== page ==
WASHINGTON (Reuters) - Several senior Republican U.S. senators on Monday acknowledged Democrat Joe Biden as the country’s president-elect after the Electoral College affirmed his victory, and rejected the idea of overturning the 2020 presidential election in Congress.
As a few of President Donald Trump’s most loyal backers contemplated a last-ditch effort to reverse his Nov. 3 election defeat, a growing number of Republicans appeared ready to defy Trump and recognize Biden as the winner more than a month after the vote.
Senator John Thune, the Senate’s No. 2 Republican, said lawmakers had the right to challenge electoral votes. But he also said it was “time to move on” and that as soon as Biden “crosses the 270-vote threshold” in the Electoral College, he would be president-elect.
A candidate needs 270 Electoral College votes to win the White House. Biden passed that threshold on Monday afternoon when California delivered its 55 electoral votes to the Democrat. He will take office on Jan. 20.
Other Republican senators who publicly recognized Biden as president-elect on Monday included Lindsey Graham, a Trump loyalist from South Carolina; Ohio’s Rob Portman; Missouri’s Roy Blunt, the Senate’s No. 4 Republican; and Shelley Moore Capito of West Virginia.
Thune added that any effort to try to overturn the result when Congress counts the Electoral College votes on Jan. 6 would get little support. “It’s not going anywhere,” he told reporters.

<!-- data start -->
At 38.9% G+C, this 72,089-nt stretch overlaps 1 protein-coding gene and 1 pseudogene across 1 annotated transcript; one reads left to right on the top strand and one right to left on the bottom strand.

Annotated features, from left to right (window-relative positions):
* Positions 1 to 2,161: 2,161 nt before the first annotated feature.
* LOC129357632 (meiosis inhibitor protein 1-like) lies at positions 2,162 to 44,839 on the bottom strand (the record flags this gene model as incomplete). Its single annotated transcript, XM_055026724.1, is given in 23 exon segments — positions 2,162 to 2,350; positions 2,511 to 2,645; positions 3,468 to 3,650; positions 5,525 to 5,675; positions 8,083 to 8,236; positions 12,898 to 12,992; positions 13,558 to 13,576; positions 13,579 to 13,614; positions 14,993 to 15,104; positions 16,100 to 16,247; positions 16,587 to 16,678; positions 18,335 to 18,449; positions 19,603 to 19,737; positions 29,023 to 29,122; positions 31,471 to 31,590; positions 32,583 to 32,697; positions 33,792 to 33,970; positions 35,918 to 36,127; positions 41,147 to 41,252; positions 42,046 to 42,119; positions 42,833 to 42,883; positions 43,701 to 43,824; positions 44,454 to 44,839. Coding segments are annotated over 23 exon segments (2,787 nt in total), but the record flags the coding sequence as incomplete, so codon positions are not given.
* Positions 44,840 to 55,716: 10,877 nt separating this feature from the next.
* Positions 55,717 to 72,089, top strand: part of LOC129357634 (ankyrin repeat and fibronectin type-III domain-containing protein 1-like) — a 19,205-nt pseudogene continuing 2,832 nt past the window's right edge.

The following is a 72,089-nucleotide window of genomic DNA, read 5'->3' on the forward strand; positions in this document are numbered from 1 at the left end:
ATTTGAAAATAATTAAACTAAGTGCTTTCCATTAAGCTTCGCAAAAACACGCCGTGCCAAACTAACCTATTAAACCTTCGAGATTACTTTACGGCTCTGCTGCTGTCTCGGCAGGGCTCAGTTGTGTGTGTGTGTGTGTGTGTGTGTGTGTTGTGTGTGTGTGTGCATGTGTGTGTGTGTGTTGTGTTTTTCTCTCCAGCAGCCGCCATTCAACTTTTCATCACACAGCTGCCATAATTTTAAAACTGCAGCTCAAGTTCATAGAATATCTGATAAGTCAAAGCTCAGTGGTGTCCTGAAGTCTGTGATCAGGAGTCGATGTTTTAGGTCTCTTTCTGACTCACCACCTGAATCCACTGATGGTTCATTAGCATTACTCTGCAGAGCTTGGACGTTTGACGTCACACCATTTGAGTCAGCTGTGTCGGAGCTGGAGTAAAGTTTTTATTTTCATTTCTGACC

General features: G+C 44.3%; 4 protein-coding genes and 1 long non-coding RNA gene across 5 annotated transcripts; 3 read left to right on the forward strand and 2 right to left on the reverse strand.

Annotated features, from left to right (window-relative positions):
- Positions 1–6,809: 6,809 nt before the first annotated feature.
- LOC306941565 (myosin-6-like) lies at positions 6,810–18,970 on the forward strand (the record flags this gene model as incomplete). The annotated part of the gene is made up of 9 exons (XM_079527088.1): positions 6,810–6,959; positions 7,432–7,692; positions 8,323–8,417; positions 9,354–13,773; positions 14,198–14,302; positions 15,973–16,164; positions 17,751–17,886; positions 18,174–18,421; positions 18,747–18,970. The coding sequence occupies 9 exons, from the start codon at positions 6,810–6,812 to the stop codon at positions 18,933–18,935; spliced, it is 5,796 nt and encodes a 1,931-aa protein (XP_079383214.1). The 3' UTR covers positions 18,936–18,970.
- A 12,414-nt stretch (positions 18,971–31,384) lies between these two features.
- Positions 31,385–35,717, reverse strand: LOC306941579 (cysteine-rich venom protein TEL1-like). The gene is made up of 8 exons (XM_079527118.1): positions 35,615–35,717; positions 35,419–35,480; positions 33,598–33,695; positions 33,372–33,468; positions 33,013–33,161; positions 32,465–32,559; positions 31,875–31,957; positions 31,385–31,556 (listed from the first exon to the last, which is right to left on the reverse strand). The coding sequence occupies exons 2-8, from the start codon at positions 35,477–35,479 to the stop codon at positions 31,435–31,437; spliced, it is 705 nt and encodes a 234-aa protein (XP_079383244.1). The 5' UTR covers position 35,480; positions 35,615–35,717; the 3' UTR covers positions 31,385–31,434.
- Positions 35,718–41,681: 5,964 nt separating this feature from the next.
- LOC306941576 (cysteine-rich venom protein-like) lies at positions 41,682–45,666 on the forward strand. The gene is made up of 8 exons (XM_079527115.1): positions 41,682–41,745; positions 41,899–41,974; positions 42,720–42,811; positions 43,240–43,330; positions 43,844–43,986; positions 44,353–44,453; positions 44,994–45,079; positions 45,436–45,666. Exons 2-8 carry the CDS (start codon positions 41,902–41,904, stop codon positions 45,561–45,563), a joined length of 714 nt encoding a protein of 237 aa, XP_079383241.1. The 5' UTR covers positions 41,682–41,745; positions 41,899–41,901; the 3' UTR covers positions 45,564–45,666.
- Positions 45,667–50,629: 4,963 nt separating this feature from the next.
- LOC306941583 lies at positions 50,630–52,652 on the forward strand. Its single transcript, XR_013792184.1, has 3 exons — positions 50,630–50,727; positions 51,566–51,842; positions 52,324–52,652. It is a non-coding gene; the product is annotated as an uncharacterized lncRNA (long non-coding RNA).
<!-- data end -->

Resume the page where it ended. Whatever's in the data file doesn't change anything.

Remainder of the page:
Senator John Cornyn, another veteran Republican, said he thought any such effort “would be a bad mistake” that would be soundly defeated in the 100-member chamber, currently controlled by his party.
“There comes a time when you have to realize that, despite your best efforts, you’ve been unsuccessful, that’s sort of the nature of these elections. You’ve got to have a winner. You’ve got to have a loser,” Cornyn told reporters at the U.S. Capitol.
He said he expected there would be a peaceful transition of power from Trump, who has so far refused to concede the election and launched dozens of unsuccessful lawsuits seeking to overturn his loss to Biden.
On Monday, Trump repeated a series of unsupported claims of electoral fraud.
Any effort to try to persuade Congress not to certify the Electoral College count on Jan. 6 must earn majority approval from both chambers of Congress that day. Democrats control the House of Representatives, while enough Republicans in the Senate have acknowledged Biden’s victory to ensure any challenge would almost certainly fail.
Reporting by Patricia Zengerle and Tim Reid; Editing by Colleen Jenkins, Scott Malone and Peter Cooney
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